This was stunning! Here was a claim about a historical figure. She could research this! She could find out for herself if he really did exist. She kept reading: "For God so loved the world that he gave his only son."

Nancy had three sons. And she would not give up a single one of them for anybody, not even a king! She was totally turned off about Jesus' idea that a person must be born again, but she did realize there was something spiritual about this that might make some sense. She kept reading. Overall, according to John, at least, this God was personal. And he was loving.

Willing

God, she prayed, if this is really true, if Jesus Christ really did what this book says he did, then I will believe and trust that he is God and my own personal Savior. She informed him that under no circumstances would she go to Africa as a missionary, and made a few other stipulations. And she still didn't actually believe it all yet anyway, but a fire had been lit. Golf could wait. She left the tournament and returned home to her family, anxious to begin researching this God and the Bible.

She started by simply writing out questions she needed answers to—questions about God and about this Christian faith, and she discovered that there was a wealth of evidence to support the reliability of the Bible texts. But what really moved her was the Scriptures' running total of fulfilled prophecies—general prophecies, yes, but the quantity of specific prophecies fulfilled in Jesus Christ was astounding! There was something supernatural about this, no question.

Why am I fighting you, God? she finally prayed. If you are who you say you are, just change me. And if you really are real, then to my dying day, I will worship you. I am all in.

And change her he did. God went from being her biggest fear to her greatest friend almost overnight, and life has never been the same. Her husband became a believer too, and the couple raised their four children accordingly.

Anchorsaway

About ten years later, as her oldest son was preparing to go to college, she asked him, "So what are you going to do if you get a roommate in college like me?"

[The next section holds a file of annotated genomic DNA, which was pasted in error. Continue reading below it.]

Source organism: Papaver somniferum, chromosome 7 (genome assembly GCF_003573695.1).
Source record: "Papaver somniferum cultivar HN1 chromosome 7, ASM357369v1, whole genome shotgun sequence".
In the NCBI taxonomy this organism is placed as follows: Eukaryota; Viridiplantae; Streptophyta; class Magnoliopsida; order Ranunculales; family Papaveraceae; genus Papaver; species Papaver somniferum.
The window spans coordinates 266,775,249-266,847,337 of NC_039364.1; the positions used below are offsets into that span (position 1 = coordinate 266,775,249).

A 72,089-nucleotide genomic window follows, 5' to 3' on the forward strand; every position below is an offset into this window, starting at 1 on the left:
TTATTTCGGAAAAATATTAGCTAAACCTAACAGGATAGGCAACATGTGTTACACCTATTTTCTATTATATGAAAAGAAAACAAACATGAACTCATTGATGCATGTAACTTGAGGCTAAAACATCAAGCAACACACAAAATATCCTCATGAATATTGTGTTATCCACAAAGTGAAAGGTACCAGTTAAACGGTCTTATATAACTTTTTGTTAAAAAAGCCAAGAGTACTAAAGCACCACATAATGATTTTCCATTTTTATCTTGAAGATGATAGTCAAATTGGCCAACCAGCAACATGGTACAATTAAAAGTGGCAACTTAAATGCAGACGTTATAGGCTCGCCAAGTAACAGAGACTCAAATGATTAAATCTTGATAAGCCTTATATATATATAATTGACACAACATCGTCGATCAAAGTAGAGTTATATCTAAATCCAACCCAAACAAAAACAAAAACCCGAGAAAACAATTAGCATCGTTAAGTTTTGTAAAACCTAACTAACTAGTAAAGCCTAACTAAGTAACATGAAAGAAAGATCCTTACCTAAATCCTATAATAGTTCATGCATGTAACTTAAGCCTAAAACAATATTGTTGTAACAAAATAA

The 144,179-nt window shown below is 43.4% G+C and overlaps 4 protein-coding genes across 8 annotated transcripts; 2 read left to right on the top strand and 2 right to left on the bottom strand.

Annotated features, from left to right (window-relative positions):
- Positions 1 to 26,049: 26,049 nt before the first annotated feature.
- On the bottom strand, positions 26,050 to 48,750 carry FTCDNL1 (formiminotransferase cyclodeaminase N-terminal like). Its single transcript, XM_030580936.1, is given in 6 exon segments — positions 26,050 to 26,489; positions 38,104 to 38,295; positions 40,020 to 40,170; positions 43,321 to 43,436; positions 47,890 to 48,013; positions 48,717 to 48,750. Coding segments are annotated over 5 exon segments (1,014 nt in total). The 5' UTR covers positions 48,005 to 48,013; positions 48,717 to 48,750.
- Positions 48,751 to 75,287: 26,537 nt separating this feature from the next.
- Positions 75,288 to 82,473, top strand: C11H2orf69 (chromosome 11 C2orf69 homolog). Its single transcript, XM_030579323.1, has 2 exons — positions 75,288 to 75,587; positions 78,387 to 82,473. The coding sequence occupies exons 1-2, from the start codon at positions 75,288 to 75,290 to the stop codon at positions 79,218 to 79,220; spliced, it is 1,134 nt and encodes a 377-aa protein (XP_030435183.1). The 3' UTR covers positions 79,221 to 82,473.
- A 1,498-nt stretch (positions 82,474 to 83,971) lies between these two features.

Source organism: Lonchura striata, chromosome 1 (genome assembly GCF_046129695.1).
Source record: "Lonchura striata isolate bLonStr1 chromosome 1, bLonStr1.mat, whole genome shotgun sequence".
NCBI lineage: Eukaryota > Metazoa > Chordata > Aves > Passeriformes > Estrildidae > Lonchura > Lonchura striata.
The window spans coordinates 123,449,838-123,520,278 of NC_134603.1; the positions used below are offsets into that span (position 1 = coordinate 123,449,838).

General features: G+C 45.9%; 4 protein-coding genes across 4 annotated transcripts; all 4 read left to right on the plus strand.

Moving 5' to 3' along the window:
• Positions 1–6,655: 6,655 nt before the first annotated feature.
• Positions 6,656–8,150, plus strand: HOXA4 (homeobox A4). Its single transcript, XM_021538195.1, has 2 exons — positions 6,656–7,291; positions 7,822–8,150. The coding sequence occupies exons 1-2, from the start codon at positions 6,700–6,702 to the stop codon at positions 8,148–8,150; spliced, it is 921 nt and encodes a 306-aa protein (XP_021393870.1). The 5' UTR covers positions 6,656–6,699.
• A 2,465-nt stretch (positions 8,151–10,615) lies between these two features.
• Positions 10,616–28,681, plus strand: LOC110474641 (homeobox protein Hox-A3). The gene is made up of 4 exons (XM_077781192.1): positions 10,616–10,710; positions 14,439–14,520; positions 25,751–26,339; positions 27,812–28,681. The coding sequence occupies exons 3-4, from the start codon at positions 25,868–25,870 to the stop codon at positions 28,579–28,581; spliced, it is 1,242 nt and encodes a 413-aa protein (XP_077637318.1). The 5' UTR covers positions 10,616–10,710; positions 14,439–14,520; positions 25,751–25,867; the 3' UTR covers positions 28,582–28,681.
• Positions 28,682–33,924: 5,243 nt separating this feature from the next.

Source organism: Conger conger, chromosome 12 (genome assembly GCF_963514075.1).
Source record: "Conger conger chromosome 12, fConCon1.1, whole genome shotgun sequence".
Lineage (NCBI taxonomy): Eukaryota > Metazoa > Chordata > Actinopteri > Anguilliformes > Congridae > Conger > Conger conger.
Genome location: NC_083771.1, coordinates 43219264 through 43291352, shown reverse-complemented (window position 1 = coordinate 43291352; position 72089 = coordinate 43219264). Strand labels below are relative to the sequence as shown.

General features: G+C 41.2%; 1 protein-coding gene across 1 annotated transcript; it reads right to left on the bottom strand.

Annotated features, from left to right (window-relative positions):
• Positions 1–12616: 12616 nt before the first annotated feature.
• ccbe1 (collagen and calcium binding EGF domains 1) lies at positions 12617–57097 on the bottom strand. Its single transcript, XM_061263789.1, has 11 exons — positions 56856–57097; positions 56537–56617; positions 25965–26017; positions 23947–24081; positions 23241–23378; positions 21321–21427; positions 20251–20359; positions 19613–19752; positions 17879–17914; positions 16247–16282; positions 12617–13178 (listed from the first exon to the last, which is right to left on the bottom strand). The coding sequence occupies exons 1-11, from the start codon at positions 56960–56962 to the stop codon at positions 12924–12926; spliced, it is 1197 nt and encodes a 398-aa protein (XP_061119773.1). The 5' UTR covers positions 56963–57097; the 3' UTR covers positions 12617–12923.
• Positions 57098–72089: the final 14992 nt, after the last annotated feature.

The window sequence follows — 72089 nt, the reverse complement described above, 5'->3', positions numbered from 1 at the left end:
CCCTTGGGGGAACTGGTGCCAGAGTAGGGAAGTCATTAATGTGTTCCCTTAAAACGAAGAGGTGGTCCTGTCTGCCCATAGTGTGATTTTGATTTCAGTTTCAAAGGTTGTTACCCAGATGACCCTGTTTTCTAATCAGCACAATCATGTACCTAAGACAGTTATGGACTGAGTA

"What do you mean, Mom?"

"I used to be an atheist," she said.

To which he responded, "What is that?"

Nancy was floored. Her own son had no clue about her history, and he was clearly unprepared for the university environment.

She set about organizing all her research material into handouts, rounded up a few of her son's friends, and held a class with six students. They loved it! She didn't preach to them, but rather interacted with them, and presented solid material using movie clips and other provocative visuals. From that start, her classes grew year by year, until some 150 kids were showing up weekly, with more being turned away for lack of room.

Nancy's classes may well have stayed confined to her community had it not been for the intervention of Charles Colson, who got wind of this popular class and hopped a plane for a visit. "Nancy, you've got to publish this," he said. "We've got to replicate what you're doing here across America." Nancy had reservations about ministries, and she definitely did not want to be a "ministry." But she agreed with his point that "people have to get smarter about their faith."

Fortunately, he prevailed, and the result became Anchorsaway Worldview Curriculum. "Because kids need anchor points in place when they go away," says Nancy. "Who is God? Is Jesus God? If he is God, then what difference does it make to the way we live out our lives?"

Toward Finishing Well

For her, it makes all the difference in the world, and she intends to finish well. "I'm a completer of tasks. I want to sink that ball in that last hole and finish victoriously, knowing that I played my hardest," she says, not necessarily referring to golf.

She gets frustrated with churches, many of which are not only not helping young people cultivate a grounded faith, but are resistant to her efforts do so on their behalf. Now a grandmother of ten, she could retire. "But Lord, where else would I rather be?" she asks with a charming smile. "I'd take a half-lap around this property, and then come back here ready to work again."


Today, Anchorsaway is in all fifty states and fourteen countries, and has invitations to come into the Philippines and China. Nancy still teaches, but now she also trains more teachers (on-site or online).

After seeing parents sneak onto her deck to listen in on a class, she wrote Unanswered: Smoke, Mirrors and God, a program that can be taught by DVD or used as a basis for small-group study. Unanswered addresses questions like, Is there a God? Why are there so many religions? and What about Jesus? And like the flagship curriculum, it's rich in stories, videos, and visuals.

Never one to preach, Nancy simply disseminates solid information so that people can make informed decisions about the big questions of life.

For information about bringing Anchorsaway into your community, call 317-844-0381 or visit anchorsaway.org.

—Terrell Clemmons